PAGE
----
What Does a Bike Tour Company Do When There Are No Tourists? Deliver Coffee.

Forty-eight hours after Sarah Gilbert’s business partner proposed delivering coffee by bike, they hit the streets, bags of beans in tow.

Sarah Gilbert is used to navigating the city from the seat of a bicycle.

As the operations manager for Around Portland Tours, she has spent eight years leading packs of peddling sightseers to the city's scenic bridges, breweries and food carts. But for the past two weeks, her rides have mostly been solo. In mid-March, Gov. Kate Brown's stay-home order shut off the flow of visitors, leaving the tour group's fleet of 45 bikes sitting empty.

But on a recent chilly Saturday afternoon, Gilbert found herself back at work, gliding past empty parks and darkened storefronts, providing Portland residents with a product most consider essential: caffeine.

"People need coffee," Gilbert says. "That's just a luxury we don't want to give up."

As households hunker down, many are opting to have everything from six-packs to groceries brought straight to their doors. But Gilbert noticed that Around Portland—which is connected to the bike repair shop Convenient Cycle—was uniquely suited to convey coffee. Water Avenue Coffee shares its building in inner Southeast Portland, and Trailhead and Elevator are a quick stroll away.

Forty-eight hours after Gilbert's business partner proposed delivering coffee by bike, they hit the streets, bags of beans in tow.

With her disposable black gloves, surgical mask helmet, and heavy-duty, shin-high boots, Gilbert looks the part of a Mad Max extra. Before shoving off on her Saturday run, she drops sacks of espresso and beans from a farm in Guatemala into an unused trash can liner—an added defensive layer—then places them in her saddle bag. The store-to-door service covers 50 square miles. The delivery fee is a mere $3, but anyone who's suffered a coronavirus-related job loss can get that waived.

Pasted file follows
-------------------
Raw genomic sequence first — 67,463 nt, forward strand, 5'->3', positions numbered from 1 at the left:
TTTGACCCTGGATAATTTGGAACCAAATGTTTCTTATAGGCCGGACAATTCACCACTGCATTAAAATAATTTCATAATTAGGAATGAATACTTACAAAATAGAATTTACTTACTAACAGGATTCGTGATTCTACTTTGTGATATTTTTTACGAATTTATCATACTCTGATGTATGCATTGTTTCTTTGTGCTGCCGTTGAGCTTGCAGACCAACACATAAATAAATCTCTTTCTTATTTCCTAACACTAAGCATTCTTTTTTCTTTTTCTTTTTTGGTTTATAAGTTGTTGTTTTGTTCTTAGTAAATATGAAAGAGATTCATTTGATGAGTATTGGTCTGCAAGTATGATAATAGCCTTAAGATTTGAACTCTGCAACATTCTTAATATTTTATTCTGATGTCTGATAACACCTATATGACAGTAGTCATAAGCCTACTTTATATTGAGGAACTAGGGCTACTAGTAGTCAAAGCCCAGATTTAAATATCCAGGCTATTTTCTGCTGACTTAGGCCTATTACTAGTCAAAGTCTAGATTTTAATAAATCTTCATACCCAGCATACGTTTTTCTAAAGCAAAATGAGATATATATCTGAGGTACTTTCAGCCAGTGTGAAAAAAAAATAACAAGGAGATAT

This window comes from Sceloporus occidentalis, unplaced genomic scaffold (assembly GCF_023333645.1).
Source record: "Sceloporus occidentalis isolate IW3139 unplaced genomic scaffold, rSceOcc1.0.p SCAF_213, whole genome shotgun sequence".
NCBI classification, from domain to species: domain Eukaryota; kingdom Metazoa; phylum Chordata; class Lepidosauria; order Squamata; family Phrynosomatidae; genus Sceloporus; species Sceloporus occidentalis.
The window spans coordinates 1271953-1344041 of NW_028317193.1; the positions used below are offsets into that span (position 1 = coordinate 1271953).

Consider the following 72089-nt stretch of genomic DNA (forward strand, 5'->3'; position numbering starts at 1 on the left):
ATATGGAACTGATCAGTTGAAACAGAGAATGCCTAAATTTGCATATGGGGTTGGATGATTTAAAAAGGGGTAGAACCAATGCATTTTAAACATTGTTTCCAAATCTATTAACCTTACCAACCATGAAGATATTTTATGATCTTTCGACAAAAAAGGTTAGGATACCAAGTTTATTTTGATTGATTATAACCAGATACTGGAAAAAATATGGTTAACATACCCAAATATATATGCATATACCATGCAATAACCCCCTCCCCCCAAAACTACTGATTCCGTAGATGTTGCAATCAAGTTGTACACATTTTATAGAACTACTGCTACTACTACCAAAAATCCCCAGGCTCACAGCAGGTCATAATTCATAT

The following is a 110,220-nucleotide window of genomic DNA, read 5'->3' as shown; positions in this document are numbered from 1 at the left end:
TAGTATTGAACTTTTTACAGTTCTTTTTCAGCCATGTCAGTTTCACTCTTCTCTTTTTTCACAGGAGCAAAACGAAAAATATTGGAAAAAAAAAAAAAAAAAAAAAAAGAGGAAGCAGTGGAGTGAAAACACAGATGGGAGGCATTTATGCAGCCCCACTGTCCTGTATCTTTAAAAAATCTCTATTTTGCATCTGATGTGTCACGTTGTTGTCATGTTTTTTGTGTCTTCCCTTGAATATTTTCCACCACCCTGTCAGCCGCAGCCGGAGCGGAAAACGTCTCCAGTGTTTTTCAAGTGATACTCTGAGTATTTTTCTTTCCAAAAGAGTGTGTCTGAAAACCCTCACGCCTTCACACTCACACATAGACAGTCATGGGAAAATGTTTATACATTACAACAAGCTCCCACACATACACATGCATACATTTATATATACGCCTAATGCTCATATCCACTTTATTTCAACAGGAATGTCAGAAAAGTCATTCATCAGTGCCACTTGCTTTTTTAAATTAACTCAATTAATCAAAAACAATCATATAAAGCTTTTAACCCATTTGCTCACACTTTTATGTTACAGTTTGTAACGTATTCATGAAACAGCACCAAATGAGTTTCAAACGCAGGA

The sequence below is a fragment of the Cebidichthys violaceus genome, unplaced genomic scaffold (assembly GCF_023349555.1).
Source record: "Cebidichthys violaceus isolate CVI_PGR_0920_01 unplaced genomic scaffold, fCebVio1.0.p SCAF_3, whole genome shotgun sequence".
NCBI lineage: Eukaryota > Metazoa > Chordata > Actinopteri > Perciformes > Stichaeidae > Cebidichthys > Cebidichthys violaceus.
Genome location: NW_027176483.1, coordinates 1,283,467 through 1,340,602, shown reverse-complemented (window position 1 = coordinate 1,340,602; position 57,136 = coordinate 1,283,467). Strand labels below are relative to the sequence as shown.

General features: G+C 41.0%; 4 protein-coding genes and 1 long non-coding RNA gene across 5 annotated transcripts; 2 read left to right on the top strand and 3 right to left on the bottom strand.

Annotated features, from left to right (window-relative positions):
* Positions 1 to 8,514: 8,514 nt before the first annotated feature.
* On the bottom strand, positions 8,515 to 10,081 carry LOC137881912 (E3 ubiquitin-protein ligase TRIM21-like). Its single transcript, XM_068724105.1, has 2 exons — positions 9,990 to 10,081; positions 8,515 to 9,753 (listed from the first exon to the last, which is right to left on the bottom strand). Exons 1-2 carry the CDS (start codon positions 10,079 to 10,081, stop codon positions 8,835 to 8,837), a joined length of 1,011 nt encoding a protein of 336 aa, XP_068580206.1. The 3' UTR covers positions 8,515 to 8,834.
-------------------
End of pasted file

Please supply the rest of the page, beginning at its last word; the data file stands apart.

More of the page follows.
"A lot of times," Gilbert says, "I have to say I feel guilty for doing something because everyone else is stuck and feels really isolated."

There was no face-to-face interaction at her first stop, a two-story Buckman duplex, but still evidence of humans trying to connect in isolating times: Attached to the mailbox was an envelope addressed to "Coffee Mama" and containing a generous tip.

"At this point, what we're looking for is sustainment," Gilbert says. "The tourism industry basically eats on tips. That's a huge part of our income. It's not going to be quite like it was, but hey, anything in this situation makes a huge difference."

Related: From Beer-by-Bike to Stripper Food Delivery, Portland Businesses Are Adapting on the Fly to the Coronavirus Shutdown.

ORDER: Convenient Cycles is available for next-day deliveries Monday-Saturday. See convenientcycle.com to place an order, or call 503-267-8284.